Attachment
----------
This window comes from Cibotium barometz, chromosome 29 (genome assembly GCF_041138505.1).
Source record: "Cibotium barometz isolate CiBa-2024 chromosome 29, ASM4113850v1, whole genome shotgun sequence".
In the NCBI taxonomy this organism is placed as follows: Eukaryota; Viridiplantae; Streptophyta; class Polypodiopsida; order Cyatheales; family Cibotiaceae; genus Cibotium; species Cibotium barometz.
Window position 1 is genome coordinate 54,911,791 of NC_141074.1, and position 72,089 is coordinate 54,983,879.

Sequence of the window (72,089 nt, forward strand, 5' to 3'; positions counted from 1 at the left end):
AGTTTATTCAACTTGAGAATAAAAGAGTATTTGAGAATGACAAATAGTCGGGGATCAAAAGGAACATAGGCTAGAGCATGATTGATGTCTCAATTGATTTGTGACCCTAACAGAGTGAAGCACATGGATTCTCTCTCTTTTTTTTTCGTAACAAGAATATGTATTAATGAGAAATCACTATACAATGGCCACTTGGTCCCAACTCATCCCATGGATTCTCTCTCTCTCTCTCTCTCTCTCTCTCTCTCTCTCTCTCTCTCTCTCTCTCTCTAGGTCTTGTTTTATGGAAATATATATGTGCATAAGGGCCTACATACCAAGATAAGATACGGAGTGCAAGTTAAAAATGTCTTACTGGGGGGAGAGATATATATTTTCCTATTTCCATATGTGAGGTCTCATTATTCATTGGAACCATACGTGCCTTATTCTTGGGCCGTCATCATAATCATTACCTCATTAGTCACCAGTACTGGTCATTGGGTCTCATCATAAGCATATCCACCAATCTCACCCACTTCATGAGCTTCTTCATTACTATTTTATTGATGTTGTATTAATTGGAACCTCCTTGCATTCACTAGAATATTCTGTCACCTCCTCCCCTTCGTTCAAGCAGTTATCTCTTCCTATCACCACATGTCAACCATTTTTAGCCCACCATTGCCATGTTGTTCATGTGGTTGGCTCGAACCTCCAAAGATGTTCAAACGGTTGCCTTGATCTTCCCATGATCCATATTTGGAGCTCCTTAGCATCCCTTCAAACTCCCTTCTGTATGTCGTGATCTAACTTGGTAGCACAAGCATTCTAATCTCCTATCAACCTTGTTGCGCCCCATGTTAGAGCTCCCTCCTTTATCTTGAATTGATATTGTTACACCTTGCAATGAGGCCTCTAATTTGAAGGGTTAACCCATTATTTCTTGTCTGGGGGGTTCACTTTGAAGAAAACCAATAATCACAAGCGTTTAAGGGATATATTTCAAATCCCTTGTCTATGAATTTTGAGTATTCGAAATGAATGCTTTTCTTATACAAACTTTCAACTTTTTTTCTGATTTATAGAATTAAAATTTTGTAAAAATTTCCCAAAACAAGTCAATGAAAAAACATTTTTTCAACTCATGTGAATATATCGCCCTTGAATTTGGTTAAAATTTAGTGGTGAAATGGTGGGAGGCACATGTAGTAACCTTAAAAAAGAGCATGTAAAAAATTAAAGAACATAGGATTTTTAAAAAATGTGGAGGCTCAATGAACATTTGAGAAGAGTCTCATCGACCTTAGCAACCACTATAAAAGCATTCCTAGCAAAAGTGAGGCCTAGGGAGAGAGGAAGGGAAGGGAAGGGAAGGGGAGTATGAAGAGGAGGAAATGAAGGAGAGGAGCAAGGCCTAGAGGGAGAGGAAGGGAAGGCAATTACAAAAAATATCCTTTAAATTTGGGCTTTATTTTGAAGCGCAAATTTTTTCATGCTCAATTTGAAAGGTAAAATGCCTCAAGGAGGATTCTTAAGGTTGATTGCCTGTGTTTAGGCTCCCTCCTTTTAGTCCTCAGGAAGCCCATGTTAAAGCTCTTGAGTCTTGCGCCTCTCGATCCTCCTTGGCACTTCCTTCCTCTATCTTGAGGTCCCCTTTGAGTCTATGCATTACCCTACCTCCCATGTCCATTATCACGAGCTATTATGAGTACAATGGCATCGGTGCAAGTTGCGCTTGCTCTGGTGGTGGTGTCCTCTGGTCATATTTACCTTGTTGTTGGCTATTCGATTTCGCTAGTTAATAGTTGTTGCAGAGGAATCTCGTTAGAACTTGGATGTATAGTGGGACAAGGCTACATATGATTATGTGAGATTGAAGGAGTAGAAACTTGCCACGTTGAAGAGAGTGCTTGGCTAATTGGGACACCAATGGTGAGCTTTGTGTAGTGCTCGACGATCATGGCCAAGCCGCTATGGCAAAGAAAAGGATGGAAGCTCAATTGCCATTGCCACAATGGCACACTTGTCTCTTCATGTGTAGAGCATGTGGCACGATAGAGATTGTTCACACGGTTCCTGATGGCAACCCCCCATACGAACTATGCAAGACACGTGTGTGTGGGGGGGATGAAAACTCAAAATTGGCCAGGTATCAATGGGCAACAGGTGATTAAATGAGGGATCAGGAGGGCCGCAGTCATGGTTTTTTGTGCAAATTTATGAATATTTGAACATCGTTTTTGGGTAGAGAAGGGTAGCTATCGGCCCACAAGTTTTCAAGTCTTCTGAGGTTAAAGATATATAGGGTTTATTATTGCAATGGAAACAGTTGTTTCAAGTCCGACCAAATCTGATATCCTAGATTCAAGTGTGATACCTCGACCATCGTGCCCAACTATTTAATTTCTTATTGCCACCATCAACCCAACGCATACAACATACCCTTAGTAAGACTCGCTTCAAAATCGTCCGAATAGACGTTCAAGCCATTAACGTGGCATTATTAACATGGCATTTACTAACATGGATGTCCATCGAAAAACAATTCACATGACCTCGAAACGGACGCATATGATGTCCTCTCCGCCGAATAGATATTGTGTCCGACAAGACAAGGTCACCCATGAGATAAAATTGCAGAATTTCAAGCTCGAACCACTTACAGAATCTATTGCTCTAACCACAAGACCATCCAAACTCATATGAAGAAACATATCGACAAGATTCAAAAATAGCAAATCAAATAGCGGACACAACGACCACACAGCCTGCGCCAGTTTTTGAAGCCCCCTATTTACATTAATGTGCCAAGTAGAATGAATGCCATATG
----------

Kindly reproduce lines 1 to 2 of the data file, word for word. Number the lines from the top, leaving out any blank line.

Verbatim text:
This window comes from Cibotium barometz, chromosome 29 (genome assembly GCF_041138505.1).
Source record: "Cibotium barometz isolate CiBa-2024 chromosome 29, ASM4113850v1, whole genome shotgun sequence".